Next, we examined the pol and env gene fragments of the Mali specimens for concordance of subtypes, which supports the clade assignment. We observed that four of the six specimens studied (MAL08, MAL29, MAL40, and MAL41) had concordant subtypes in the pol and env (Fig. 3 and Table 3). On the other hand, the sequence of MAL30 was a mosaic of CRF02_AG and subsubtype A3. The analyses indicated that the sequence from subject MAL30 was grouped with high bootstrap values to CRF02_AG reference sequences in the pol gene, and the env portion of the genome clustered with high bootstrap values with subsubtype A3 reference sequences (Fig. 3). Similarly, the viral sequence from MAL27 was composed of a mosaic of A3 in the pol and CRF02_AG in the env regions (Fig. 3). Since amplification of the pol and env gene fragments was performed separately, it is not possible to determine whether these A3/CRF02_AG viruses truly represent intersubtype recombinants or dual infection in the individuals who carried discordant subtypes. Further analysis involving the full-length HIV-1 genome sequencing is warranted for the precise intersubtype assignments. In addition, no known major drug resistance-associated mutations were detected in these Mali isolates.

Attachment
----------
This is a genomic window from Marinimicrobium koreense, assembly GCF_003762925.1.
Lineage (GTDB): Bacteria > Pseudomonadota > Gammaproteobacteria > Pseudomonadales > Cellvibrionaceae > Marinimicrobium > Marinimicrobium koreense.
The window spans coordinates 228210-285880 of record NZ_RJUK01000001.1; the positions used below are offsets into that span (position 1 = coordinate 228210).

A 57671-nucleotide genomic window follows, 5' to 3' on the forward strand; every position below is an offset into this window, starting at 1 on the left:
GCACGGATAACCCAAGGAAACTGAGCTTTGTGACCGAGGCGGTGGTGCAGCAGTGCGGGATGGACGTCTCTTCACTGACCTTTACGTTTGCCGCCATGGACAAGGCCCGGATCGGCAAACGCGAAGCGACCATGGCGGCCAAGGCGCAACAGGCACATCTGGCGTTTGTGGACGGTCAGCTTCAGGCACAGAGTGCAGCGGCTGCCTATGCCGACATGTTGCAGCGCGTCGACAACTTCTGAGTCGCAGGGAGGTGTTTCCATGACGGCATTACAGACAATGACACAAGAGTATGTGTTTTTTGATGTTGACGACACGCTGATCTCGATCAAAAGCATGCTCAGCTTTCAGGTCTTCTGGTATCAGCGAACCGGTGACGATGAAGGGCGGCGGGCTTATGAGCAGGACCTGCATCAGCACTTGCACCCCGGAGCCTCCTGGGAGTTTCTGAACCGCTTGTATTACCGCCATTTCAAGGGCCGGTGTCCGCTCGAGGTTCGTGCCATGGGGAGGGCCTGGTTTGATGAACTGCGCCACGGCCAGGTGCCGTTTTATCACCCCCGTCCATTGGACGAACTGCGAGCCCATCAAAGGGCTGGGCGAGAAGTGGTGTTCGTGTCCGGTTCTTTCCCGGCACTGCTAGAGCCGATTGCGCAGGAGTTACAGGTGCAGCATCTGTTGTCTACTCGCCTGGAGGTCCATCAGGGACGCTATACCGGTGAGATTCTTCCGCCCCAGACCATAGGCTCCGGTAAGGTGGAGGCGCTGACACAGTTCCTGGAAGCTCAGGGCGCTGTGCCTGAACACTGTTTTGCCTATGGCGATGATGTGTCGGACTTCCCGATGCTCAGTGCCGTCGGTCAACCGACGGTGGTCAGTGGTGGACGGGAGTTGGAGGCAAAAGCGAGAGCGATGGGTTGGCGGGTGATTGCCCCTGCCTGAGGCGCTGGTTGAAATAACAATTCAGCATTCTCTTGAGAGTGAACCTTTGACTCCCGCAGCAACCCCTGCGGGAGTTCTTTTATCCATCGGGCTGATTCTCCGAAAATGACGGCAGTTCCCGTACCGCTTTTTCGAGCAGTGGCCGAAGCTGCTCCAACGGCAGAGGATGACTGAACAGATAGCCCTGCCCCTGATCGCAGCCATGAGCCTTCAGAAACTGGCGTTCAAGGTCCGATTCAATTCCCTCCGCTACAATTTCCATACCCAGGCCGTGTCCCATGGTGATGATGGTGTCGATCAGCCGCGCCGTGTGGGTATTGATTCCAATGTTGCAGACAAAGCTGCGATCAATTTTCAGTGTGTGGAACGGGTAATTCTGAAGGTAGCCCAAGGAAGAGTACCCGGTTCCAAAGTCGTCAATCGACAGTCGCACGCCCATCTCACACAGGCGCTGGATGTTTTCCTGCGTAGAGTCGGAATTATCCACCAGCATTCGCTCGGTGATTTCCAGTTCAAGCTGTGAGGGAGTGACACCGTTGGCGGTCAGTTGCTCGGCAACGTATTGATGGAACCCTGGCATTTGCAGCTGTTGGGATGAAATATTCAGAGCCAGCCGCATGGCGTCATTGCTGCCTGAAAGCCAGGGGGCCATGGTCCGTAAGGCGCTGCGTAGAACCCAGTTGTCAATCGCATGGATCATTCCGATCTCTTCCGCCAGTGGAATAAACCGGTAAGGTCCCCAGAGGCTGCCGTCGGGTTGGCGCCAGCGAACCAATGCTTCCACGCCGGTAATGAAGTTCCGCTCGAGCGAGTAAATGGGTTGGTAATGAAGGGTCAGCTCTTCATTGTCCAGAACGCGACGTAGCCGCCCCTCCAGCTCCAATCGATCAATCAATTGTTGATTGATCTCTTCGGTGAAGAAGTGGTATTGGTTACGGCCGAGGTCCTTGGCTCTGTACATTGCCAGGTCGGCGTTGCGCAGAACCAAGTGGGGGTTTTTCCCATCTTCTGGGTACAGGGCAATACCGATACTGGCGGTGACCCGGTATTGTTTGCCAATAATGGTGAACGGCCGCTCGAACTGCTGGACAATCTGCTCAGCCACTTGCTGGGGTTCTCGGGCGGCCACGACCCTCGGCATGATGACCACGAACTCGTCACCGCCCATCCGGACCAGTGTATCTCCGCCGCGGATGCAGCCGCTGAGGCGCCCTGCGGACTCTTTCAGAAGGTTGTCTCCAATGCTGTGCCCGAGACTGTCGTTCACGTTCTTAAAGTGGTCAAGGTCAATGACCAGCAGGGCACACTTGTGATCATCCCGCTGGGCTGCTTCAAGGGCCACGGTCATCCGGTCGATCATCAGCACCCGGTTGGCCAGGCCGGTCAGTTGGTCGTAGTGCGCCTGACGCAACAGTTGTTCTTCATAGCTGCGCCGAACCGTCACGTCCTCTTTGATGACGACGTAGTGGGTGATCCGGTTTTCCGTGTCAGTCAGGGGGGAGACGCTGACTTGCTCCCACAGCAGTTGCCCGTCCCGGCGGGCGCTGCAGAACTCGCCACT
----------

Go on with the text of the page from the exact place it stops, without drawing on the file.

The current study revealed a broad HIV-1 genetic diversity in Mali, identifying genetic materials of CRF02_AG, CRF06_cpx, CRF09_cpx, and subsubtype A3. We also report the presence of the recently described CRF09_cpx sequences in Mali for the first time. The CRF09_cpx, an intersubtype recombinant composed of CRF02_AG, Z321 and some uncharacterized fragments, was originally identified in the Senegal cohort in 2004.29 While initially thought to have limited spread, subsequent reports of the presence of CRF09_cpx in Côte d'Ivoire, Cameroon, and Nigeria,16,17,19 coupled with our present report of presence of CRF09_cpx in Mali, indicate that the CRF09_cpx may be more broadly distributed and at higher prevalence in West and Central Africa. Furthermore, we have identified two intersubtype recombinants involving CRF02_AG and subsubtype A3 in the pol and env segments. The subsubtype A3 sequences, which we describe in this study for the first time in Mali, were reported earlier to be circulating in other parts of West and Central Africa, where they had also recombined with CRF02_AG.21 The exact prevalence of the A3/CRF02_AG intersubtype recombinants is currently unclear. However, given that the A3-containing recombinants were possibly introduced to the population as early as 1989,22 A3/CRF02_AG could be more broadly distributed over West and Central African countries.